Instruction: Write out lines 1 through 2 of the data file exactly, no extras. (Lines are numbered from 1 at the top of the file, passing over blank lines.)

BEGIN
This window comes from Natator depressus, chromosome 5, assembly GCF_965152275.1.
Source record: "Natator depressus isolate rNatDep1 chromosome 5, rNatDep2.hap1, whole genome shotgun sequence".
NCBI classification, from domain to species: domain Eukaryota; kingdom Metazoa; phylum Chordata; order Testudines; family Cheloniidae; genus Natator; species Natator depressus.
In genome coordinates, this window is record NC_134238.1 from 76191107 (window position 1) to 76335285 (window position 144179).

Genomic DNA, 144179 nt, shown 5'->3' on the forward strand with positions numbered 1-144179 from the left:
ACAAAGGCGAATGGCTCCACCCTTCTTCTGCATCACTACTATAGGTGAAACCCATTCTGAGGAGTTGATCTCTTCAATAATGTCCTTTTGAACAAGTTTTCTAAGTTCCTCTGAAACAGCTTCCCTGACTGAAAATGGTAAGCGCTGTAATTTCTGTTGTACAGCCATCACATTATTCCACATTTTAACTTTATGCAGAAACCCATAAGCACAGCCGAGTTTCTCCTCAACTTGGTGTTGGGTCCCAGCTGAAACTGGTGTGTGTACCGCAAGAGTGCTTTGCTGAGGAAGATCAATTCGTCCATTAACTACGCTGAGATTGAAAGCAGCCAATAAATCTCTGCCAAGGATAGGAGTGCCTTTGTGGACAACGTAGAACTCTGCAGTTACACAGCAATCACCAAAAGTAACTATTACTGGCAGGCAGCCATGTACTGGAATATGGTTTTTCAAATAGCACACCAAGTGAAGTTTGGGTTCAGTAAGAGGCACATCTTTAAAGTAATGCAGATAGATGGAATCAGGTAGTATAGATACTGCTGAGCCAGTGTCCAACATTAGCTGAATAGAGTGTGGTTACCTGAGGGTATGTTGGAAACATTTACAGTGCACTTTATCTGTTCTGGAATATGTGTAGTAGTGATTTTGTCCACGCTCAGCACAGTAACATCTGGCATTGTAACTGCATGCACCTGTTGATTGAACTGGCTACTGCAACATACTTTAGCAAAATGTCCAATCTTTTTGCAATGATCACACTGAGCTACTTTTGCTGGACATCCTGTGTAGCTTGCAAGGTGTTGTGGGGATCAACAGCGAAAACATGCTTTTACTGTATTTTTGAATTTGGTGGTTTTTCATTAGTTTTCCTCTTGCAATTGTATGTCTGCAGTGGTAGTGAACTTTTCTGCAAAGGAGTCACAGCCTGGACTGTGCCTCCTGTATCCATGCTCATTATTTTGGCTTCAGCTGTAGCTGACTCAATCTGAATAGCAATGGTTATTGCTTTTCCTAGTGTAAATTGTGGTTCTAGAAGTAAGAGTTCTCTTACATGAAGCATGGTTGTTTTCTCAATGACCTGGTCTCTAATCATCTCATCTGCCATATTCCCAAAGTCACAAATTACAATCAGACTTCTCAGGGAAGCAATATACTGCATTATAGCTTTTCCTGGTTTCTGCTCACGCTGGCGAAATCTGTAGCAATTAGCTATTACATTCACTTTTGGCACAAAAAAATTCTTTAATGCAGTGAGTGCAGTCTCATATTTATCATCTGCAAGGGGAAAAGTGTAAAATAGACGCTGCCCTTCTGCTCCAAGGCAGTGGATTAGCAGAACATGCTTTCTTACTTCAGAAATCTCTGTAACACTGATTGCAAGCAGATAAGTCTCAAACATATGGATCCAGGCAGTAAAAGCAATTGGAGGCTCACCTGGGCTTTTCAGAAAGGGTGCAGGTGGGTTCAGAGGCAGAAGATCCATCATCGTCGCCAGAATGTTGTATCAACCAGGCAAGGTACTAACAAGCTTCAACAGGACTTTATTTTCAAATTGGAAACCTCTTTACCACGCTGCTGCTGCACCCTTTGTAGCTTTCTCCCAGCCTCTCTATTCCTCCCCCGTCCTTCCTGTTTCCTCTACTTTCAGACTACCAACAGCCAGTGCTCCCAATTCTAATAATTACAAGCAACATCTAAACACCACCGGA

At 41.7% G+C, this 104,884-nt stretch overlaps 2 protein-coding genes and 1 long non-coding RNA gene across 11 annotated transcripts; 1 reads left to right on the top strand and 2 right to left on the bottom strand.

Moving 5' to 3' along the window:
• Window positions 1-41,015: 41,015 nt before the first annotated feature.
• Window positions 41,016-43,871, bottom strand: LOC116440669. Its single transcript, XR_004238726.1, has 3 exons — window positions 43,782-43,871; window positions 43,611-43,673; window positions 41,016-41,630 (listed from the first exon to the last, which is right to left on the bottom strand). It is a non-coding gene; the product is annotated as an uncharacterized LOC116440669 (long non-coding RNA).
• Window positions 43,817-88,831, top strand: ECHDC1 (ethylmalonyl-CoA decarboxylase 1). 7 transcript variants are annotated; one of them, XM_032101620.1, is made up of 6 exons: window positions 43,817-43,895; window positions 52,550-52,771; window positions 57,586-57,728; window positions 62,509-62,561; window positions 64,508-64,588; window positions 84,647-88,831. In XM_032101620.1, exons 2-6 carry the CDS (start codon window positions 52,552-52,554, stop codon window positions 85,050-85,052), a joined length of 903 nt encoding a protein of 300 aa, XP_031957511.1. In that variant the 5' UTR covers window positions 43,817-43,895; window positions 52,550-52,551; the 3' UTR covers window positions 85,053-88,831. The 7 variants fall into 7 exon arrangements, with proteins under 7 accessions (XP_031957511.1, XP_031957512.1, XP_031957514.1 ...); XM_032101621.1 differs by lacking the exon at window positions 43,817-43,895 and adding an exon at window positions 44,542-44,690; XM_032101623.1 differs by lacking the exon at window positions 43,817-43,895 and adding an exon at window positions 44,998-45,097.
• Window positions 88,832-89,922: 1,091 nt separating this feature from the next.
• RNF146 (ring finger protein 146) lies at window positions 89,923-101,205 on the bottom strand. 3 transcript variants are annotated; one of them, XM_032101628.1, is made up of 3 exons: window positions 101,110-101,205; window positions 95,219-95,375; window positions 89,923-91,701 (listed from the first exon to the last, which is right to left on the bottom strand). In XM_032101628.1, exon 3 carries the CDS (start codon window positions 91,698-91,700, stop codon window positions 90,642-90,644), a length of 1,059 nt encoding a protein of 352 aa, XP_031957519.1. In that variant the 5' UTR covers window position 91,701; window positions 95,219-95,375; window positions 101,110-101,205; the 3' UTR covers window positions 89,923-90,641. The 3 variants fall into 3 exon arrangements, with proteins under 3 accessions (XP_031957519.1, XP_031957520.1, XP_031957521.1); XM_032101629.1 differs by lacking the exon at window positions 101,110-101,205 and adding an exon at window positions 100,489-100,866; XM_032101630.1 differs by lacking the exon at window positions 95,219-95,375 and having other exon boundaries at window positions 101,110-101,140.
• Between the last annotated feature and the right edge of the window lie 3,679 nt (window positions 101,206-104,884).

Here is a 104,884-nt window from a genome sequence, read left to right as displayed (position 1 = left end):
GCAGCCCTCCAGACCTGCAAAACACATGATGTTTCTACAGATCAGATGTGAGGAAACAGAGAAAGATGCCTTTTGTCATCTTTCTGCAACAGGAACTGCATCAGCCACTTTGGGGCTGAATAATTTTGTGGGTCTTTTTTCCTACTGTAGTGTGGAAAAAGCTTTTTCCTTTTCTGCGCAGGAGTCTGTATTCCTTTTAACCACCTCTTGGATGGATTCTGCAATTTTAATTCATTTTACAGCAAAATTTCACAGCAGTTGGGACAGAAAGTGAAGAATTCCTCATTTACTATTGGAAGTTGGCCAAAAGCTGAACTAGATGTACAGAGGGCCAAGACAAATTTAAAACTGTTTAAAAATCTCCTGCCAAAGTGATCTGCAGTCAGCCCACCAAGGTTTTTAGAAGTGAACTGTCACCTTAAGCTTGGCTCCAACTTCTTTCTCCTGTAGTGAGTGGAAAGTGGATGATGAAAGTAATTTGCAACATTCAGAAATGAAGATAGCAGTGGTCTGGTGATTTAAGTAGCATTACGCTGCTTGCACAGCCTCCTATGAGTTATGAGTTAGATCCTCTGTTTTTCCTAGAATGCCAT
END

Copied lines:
This window comes from Natator depressus, chromosome 5, assembly GCF_965152275.1.
Source record: "Natator depressus isolate rNatDep1 chromosome 5, rNatDep2.hap1, whole genome shotgun sequence".